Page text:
At the 2014 Sochi Olympics, few thought Russian figure skater Adelina Sotnikova would win gold.
The reigning champion, Yuna Kim of South Korea, was the runaway favorite to repeat her triumph of four years earlier, and was leading after the short program.
But Sotnikova won after receiving the highest scores of her career — and skating off the ice and into the arms of a Russian judge. Her hug with the Russian, who was married to a leader of Russia’s skating federation and was one of two Russians on the panel that gave her gold, fueled a worldwide outcry and demands for an investigation.
“Our jaws dropped,” recalled U.S. skater Simon Shnapir, who was watching at the rink in Sochi with other competitors, “but at the same time, none of us are strangers to how skating works. … You either deal with that or you don’t.”
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In the end, the International Skating Union, the sport’s governing body, rejected complaints from South Korea’s skating organization and Sotnikova kept her gold. And as the 2018 Olympics get underway in South Korea this week, some of those closest to the sport say they’re worried about a fresh scandal, because they believe the system is biased and not enough has been done to fix it.
“Imagine an audience watching football, and a team getting a touchdown, but not getting points for that,” said Chloe Katz, a former competitive skater who medaled in U.S. and international competitions. “I think that’s the equivalent of what’s happening right now in figure skating.”
One of the most popular sports at the winter games, figure skating has long been plagued with controversy. The underlying cause is its unique judging system, say critics. Skating presents avenues for biased scoring that don’t exist in other Olympic sports.
Perhaps most important, the national skating federations, not the international body, pick which judges will be sent to a competition — and judges are allowed to score athletes from their own country.
“This, in my opinion, is a clear conflict of interest,” said Sonia Bianchetti of Italy, a skating judge at seven Olympics, “but the rules do not forbid it.”
In addition, judges who have been sanctioned for cheating can regain their eligibility to judge. Those who serve in leadership positions at their national skating associations are also still eligible to judge.
NBC News found that the pool of 164 judges eligible for PyeongChang’s figure-skating events, which start Friday, Feb. 9 (Feb. 8 in U.S. time zones), includes:
- Thirty-three judges — roughly a fifth of the total — who hold or have held leadership positions in their national skating federations;
- An Italian judge who was sanctioned for peeking at another judge’s scores in 2010;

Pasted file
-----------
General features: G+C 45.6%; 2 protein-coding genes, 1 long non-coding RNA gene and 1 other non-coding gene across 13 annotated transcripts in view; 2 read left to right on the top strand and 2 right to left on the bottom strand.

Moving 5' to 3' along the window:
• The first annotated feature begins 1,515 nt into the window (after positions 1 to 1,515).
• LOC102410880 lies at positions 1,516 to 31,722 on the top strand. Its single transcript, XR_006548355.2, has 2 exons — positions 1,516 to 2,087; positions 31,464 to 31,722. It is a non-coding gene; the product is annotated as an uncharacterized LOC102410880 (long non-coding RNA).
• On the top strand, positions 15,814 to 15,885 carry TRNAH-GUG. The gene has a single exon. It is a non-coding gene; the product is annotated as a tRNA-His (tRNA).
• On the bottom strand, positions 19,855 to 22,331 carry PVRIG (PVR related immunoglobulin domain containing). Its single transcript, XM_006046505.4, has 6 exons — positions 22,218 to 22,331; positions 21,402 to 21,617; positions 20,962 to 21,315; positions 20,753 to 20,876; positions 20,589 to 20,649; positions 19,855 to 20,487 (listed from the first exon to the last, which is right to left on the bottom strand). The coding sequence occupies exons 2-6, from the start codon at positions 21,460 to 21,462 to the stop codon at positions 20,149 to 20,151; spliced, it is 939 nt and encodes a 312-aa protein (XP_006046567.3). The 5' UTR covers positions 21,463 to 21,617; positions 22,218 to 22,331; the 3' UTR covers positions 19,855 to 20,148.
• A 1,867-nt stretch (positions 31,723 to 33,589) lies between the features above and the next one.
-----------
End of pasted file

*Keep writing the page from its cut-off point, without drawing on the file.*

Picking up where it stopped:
- A Russian judge who has been sanctioned for violations twice, once for signaling his preferred order of finish to another judge by tapping with his feet, the other time for talking to another judge in Russian;
- The Russian judge who Sotnikova hugged at Sochi;
- A Korean judge who told a Korean newspaper prior to Sochi that she would make sure skaters from her country, like Yuna Kim, were “not disadvantaged.”
All of them could end up judging skaters from their own countries, and there is statistical evidence that they could then inflate their compatriots’ scores.
Bias: What the numbers show
Dartmouth economics professor Eric Zitzewitz has been reviewing scores from international skating competitions for 15 years and says he has consistently found measurable bias. The data in studies that Zitzewitz published in 2006 and 2014 showed that judges from all countries, including the U.S., were more likely to favor their own.
Under the current “Code of Points” scoring system, in which a top contender at an elite event like the Olympics can have a cumulative score as high as 225, Zitzewitz found that in 2016 and 2017 judges added an average of more than three points to the cumulative scores of their compatriots.
So are the judges from any particular country especially biased? “I was finding that the countries that people thought were more corrupt in other dimensions also seem to have more biased figure-skating judging,” Zitzewitz said. “I’m going to sound a little partisan as an American, but if you sort of start from America and go east — the nationalistic bias seems to go up.”
Ukraine, Russia and South Korea topped Zitzewitz’s list of countries with the worst offenders in competitions in 2016 and 2017 — but Canada and the U.S. also made the top 10. Zitzewitz cautions that the rankings are based on a limited amount of data and should be treated as approximate.
Zitzewitz believes that the national federations are feeding bias, because they pick the judges. “They certainly create incentives for the judges to be a little bit more biased,” he said.
Zitzewitz started studying figure skating after a scandal at the 2002 Salt Lake City Olympics rocked the sport. The Russian mafia was accused of fixing a gold medal victory for Russian pairs skaters, beating out a Canadian team despite the Canadians’ superior performance. A French judge and the head of the French skating association were suspended for three years for their alleged roles in the scheme. The Canadians were eventually awarded a gold medal.
The International Skating Union changed the scoring system after the Salt Lake scandal, making it more complicated and supposedly harder to rig.